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Cong. Cari asks Congress to amend IRA sharing

Hon. Jose Carlos "Boying" Cari, Congressman of the 5th district of Leyte

BAYBAY CITY – A neophyte congressman, who is also known to be a staunch ally of environmentalists in Eastern Visayas, has asked Congress to amend the sharing scheme of the Internal Revenue Allotment pie of the country, to include a certain percentage for coastal cities and towns which they should use exclusively for the protection of their seas.
Congressman Carlos L. Cari of the 5th district here has filed House Bill 03073 or “An act providing for a change in the allocation of the Internal Revenue Allotment received by Cities and Municipalities to include Coastal Areas with the aim of developing and preserving the country’s fisheries and aquatic resources”.
Cari, in an interview, said he expects support from the coastal cities and towns to the measure, but is also expecting opposition from landlocked ones considering it would mean a slight reduction in their IRA.
He estimates that if passed, coastal cities and towns will get additional funds for the sole purpose of marine protection and promotion of around P4-Billion per year.
The measure is now pending at the house committee on local government and had its first reading on September 13.
The congressman said that if the country is serious about protecting its seas and conserving marine ecology, funds should be poured into it and he is suggesting that this be done through his proposed bill.
He pointed out that the Philippines, a country with more than 7,000 islands, has a vast coastline and his measure would benefit more coastal cities and towns.
The congressman, a neophyte solon but a three-term mayor of Baybay, a coastal city, said he knows what he is talking about.
When he was mayor, he recalled, he put serious effort to protecting the seas and conserving its ecology but they could hardly move because of lack of funds. Nonetheless, it did not faze him. To stretch whatever funds there were available, he innovated.
A civil engineer, he designed concrete artificial reefs that served its purpose but cost half of the usual design.  The marine sanctuaries he established during his time are still there, he pointed out, and the fishes have come back already. But then, so much more has to be done, he added.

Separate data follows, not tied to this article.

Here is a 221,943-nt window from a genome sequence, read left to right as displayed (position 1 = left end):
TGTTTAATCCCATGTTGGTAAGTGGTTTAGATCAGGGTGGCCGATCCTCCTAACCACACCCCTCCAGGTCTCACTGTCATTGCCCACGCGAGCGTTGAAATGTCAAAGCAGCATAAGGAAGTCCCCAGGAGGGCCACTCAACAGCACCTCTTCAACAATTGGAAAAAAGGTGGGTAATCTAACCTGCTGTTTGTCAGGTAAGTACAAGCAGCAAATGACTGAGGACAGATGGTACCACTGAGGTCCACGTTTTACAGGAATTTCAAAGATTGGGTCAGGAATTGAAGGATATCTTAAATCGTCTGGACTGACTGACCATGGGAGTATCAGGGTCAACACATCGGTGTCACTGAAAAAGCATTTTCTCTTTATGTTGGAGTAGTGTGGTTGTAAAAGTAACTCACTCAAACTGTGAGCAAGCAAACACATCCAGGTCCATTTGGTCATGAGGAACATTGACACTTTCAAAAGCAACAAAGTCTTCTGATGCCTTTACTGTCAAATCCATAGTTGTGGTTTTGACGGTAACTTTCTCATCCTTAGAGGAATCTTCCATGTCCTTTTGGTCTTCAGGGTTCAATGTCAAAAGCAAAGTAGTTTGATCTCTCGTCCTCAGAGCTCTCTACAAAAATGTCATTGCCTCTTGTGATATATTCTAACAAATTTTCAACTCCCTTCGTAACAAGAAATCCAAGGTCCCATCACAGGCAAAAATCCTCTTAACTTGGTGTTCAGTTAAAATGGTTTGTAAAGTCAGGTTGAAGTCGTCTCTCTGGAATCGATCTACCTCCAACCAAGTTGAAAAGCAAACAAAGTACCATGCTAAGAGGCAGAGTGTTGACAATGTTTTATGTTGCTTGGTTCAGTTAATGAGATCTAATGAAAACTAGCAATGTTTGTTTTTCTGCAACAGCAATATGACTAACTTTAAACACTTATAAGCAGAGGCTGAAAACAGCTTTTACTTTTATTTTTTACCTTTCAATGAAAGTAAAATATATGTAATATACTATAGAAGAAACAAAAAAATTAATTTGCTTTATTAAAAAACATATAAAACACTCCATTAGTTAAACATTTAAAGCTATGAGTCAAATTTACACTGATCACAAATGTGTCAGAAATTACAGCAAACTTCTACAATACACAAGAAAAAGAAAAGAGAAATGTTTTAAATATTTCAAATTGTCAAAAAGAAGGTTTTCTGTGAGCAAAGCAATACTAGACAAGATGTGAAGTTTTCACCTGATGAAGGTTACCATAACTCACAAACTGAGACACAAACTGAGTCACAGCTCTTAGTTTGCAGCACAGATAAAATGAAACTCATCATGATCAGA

He also organized the Bantay Dagat patrols of his city but added that his efforts still fell short because of the lack of funds. He said that to encourage the Bantay Dagat to work efficiently, they must be have a decent salary or honoraria, have the proper gear and equipment, and even the needed firepower to fight illegal fishers.
It was also during his time as mayor that Baybay’s Fisheries Code was passed. Cari also was considered by environmental activists in the region as their number one ally, supporting them in their campaigns to promote the welfare of the environment.
Baybay has also a local ordinance rejecting commercial scale mining, even large scale sand and gravel quarrying.
As for the cause of protecting the country’s marine resources, all these could be easier if a certain fund is allocated for it. This is the purpose why he is pushing for the fund allocation to be amended, taking note that even landlocked areas would benefit from it. They also eat fish and marine produce, he pointed out.
Other noteworthy bills that the congressman has filed that is of national significance is a law mandating compulsory coverage of househelpers with the PhilHealth and an act authorizing LGU’s and public officers to secure the services of special or private lawyers in criminal, civil and special proceeding cases.
The former, he said, was previously filed by his mother but failed to pass the House. Cari is the son of former three-term congresswoman Carmen Loreto-Cari, who is now back as mayor of Baybay. By Lalaine M. Jimenea

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